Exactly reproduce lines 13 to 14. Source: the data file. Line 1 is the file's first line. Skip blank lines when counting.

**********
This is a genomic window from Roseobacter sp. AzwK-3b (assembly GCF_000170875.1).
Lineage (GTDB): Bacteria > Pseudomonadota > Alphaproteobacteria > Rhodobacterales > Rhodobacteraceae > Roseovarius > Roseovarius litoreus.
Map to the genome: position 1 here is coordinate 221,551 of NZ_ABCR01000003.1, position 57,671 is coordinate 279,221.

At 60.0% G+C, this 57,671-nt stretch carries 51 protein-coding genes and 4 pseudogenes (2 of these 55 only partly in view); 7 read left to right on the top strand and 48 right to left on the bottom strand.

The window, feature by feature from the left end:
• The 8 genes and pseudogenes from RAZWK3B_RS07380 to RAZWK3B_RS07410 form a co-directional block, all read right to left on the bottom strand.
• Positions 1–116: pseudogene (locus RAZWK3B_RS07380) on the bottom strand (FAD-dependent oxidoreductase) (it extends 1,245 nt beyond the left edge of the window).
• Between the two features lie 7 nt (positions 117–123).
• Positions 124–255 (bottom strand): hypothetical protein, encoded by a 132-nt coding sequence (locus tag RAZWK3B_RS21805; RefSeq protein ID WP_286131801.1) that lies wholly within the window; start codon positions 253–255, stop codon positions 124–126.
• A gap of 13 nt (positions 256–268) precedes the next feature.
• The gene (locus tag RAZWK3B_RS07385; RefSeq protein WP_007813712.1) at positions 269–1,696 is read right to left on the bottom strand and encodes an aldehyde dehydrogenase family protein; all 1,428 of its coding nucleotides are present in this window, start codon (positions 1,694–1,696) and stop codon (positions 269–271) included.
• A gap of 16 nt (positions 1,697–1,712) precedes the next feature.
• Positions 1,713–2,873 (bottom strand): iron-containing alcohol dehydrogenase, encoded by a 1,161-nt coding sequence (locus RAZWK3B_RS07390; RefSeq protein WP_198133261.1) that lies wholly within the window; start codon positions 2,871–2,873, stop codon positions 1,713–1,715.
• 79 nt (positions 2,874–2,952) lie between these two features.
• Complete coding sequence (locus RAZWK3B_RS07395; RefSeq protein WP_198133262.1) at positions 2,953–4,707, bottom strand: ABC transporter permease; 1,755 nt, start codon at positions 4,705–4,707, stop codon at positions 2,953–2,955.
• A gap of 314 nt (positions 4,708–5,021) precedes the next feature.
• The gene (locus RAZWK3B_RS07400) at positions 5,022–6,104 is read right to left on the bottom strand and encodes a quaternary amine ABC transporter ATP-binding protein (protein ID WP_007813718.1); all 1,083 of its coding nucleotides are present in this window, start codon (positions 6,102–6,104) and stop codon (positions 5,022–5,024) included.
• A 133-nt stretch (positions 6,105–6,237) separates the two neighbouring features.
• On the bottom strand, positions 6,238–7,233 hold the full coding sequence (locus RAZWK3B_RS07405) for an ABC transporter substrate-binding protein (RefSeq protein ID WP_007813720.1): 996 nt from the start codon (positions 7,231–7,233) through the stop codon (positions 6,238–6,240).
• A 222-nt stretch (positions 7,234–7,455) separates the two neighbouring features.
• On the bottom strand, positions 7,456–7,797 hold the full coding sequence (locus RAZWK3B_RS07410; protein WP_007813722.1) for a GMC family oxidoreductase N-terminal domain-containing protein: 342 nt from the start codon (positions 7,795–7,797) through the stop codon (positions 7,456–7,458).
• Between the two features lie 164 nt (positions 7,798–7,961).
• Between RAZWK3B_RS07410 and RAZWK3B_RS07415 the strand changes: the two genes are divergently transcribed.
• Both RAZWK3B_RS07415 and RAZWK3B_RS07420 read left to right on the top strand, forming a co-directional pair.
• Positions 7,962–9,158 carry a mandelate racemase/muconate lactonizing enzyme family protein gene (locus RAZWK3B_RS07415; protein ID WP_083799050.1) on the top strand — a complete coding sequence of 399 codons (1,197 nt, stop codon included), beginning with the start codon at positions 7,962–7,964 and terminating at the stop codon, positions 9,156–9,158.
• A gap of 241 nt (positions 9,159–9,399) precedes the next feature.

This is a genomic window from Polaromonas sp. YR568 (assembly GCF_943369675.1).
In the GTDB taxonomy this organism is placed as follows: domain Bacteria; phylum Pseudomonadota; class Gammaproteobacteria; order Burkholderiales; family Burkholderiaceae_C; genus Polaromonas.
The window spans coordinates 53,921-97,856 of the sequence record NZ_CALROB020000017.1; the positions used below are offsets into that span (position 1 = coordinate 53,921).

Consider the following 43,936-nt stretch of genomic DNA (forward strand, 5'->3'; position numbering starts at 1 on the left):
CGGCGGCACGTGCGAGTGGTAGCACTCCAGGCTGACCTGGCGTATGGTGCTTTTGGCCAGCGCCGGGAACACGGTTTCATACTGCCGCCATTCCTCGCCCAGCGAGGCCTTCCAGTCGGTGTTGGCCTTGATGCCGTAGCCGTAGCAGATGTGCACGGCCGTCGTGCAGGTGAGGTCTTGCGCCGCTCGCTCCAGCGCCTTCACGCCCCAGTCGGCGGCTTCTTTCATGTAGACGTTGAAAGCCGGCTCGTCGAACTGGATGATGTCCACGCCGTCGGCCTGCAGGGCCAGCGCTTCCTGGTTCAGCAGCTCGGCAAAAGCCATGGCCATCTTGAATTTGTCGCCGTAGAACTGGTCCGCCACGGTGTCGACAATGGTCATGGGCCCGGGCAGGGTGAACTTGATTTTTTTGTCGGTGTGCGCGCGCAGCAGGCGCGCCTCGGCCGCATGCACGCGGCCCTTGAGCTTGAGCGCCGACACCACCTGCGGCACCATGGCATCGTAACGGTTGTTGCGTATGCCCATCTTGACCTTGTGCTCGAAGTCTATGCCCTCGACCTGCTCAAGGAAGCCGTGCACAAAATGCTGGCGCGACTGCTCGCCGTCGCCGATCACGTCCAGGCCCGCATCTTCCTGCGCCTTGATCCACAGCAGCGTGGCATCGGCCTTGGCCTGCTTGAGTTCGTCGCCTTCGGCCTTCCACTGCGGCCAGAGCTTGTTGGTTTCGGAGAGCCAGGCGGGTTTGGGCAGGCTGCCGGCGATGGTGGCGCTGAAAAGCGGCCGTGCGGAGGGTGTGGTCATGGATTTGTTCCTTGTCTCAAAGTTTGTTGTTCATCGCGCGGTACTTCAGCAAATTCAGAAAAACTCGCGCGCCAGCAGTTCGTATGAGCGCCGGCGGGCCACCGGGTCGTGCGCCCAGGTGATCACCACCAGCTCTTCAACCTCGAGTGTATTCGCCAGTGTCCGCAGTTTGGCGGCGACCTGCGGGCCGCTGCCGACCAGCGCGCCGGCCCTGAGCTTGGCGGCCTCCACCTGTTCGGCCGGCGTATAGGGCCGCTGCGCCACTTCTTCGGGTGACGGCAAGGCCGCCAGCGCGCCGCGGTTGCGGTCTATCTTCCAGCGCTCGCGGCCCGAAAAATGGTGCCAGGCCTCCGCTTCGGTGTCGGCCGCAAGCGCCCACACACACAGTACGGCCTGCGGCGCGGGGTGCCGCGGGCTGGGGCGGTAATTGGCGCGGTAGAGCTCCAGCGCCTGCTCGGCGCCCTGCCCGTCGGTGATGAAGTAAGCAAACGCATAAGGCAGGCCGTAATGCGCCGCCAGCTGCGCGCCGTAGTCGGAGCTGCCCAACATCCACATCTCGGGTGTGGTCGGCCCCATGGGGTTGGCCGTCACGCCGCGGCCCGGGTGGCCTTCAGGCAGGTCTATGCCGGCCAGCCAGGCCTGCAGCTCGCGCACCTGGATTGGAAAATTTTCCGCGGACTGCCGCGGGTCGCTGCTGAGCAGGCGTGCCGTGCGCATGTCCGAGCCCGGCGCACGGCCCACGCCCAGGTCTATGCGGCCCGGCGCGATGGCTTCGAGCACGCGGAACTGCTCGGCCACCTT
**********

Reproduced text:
• Positions 1,713–2,873 (bottom strand): iron-containing alcohol dehydrogenase, encoded by a 1,161-nt coding sequence (locus RAZWK3B_RS07390; RefSeq protein WP_198133261.1) that lies wholly within the window; start codon positions 2,871–2,873, stop codon positions 1,713–1,715.
• 79 nt (positions 2,874–2,952) lie between these two features.